If I haven’t mentioned it yet, happy new year! I hope everyone is excited about 2010 as I am. After what we’ve gone through in terms of the economy, real estate market, and wild ride in stocks, I think we could all use a little break to see things start to get back to normal — whatever normal is these days anyway. I’m sure many of you have made some new year resolutions, set some goals, or otherwise have plans to make 2010 the best year ever. You’re not alone. For me, it’s time to really get down to business on the site and you can expect a lot more content in the coming weeks.
On a sad note, the start of the new year means it’s also tax season. It won’t be long and you will be receiving those W-2s, 1099s, and all sorts of other tax documents in the mail. Tax time is never fun, but it comes around each year like clockwork. So, rather than waiting this year I challenge you to get a head start. If you use software such as TurboTax or H&R Block At Home you can actually start filing your return online for free. Then, you’re only charged if you decide to go forward and submit your return with them. Getting a head start and the ability to enter your data for free first will help you get a good idea of what your refund or tax bill will look like. Then, if it seems out of line with your expectations you might consider getting an accountant to do your taxes. But whatever you do, don’t wait around because you don’t want to miss the tax filing deadline!
Here are the links for this week:
What Was Your Biggest Money Mistake in 2009? – I’m looking for readers to share their mistakes and lessons learned over the past year over at about.com. If you made some money mistakes or learned valuable lessons last year I’d love to hear about them!
Delaying Roth IRA Contributions One Year Could Cost You $74,000 – Is money tight and you’re thinking about skipping your IRA contribution this year? It could cost you. In fact, it could possibly cost you to the tune of over $70,000. See how to make sure you’re not leaving money on the table.
How To Be Successful in the New Year – We would all like to be more successful in the coming year, but how do you actually put these goals into action? It isn’t always easy, but there are some tips you can use to help you be successful in the new year.
2009 Financial Goals Evaluation – As we continue with the new year theme Frugal Trader looks back on last year’s goals and evaluates just how well things turned out. Setting goals is one thing, but going back and evaluating your progress is what will really set you apart.
Avoiding Tax Return Fees & Penalties – Paying taxes is bad enough, but paying your taxes late, owing the IRS more than you thought, and paying penalties and excess fees just rub salt in the wound. Don’t let that happen to you this year.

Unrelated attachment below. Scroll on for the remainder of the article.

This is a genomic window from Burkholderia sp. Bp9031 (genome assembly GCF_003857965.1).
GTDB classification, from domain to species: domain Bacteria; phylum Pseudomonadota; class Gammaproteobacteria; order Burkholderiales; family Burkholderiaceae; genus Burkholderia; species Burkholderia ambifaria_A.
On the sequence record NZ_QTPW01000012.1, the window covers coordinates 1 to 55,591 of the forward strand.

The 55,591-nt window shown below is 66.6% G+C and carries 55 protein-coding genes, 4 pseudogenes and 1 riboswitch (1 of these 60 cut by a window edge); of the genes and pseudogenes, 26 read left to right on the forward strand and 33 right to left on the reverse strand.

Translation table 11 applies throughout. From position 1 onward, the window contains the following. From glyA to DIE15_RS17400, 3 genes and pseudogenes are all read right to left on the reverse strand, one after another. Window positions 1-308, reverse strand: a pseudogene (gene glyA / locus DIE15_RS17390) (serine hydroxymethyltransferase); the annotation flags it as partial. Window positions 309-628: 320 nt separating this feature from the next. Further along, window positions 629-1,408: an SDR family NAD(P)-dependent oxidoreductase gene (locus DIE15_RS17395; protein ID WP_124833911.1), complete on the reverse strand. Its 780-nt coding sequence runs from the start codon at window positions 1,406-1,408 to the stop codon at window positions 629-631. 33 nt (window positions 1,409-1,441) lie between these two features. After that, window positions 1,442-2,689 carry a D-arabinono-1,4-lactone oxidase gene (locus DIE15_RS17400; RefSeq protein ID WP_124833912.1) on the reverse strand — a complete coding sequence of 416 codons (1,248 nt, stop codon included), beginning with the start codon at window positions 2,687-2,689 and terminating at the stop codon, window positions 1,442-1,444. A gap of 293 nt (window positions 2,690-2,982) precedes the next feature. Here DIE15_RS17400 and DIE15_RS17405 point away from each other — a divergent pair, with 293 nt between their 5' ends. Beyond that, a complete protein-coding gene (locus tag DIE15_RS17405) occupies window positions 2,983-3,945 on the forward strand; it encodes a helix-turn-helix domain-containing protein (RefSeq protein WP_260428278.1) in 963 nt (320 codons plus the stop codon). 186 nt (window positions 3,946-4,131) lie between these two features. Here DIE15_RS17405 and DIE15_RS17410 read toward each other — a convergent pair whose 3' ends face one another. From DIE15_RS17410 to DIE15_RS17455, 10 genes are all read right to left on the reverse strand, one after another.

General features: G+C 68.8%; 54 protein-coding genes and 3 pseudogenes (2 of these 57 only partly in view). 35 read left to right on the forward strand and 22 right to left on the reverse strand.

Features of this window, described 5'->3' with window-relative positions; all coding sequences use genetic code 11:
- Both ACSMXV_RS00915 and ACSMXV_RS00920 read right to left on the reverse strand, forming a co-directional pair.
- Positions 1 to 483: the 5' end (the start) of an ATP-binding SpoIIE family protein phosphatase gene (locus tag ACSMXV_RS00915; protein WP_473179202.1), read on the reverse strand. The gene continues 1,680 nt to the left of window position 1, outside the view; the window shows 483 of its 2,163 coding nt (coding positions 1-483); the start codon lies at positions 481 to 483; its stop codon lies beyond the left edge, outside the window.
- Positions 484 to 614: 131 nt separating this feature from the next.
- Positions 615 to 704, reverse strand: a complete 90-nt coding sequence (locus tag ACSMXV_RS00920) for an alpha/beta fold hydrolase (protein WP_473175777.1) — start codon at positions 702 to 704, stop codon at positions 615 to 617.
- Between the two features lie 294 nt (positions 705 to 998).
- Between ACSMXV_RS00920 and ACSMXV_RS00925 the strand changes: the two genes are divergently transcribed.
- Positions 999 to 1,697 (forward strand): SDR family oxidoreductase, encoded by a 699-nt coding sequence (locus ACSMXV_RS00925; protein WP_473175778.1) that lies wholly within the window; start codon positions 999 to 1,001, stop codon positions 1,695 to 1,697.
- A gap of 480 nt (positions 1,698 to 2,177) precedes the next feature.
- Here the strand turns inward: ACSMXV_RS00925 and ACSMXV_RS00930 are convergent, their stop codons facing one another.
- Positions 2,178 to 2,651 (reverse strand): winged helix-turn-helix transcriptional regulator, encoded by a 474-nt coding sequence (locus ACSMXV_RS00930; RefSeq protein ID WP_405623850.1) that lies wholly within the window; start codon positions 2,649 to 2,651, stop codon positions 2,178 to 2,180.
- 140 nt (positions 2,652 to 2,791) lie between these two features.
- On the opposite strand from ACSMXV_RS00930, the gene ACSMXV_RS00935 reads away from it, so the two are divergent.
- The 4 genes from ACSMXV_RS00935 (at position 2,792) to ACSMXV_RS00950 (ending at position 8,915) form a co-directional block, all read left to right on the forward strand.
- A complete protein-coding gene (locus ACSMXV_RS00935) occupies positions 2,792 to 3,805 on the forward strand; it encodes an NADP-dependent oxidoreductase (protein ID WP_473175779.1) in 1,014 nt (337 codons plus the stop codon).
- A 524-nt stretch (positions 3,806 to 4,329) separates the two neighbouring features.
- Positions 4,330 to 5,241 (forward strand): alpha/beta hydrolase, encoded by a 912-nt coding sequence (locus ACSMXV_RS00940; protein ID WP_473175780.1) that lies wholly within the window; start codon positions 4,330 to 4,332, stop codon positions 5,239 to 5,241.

Investing For Beginners: Basic Steps To Start Investing – Investing for the first time can be an intimidating endeavor. There are so many options and real money at stake. It’s no wonder so many people simply never invest — they are just overwhelmed. Don’t be. Here’s a good walkthrough for beginners.
How to Earn High Returns with Lending Club – I’ve been a fan of Lending Club for a while now and it’s because I have had success in finding great returns and high-quality borrowers that don’t default. Learn some of the secrets to get you the most return on your Lending Club money.
Schwab Reduces Online Stock Trade Commission to $8.95 – It’s been about five years since I last used Schwab, but they are really becoming competitive again. New lower trading commissions and they reimburse ATM fees… I might have to give them another try.
8 Questions to Ask Before Buying ’Stuff’ – Stuff. We all have it. Some of it is meaningful, while some of it just takes up space. Some of us collect more stuff than others. Either way, before you go out and buy more stuff there are a few questions you should ask yourself to decide if you really need it.
Here are more great reads from around the web:
Why I Don’t Want to Retire Early at Finance for a Freelance Life
What kind of investments are considered fixed income investments?
Malcolm Gladwell’s new book, “What The Dog Saw” review.
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Filed Under: Friday Finance Findings
About the Author: Jeremy Vohwinkle is a Chartered Retirement Planning Counselor® and spent a few years working as a financial planner. Today, he helps people make the most of their money by writing about personal finance here and elsewhere on the web. Jeremy is also Coach at Adaptu and a regular contributor for other publications such as Intuit, and American Express. Be sure to follow Jeremy on Twitter or Google+.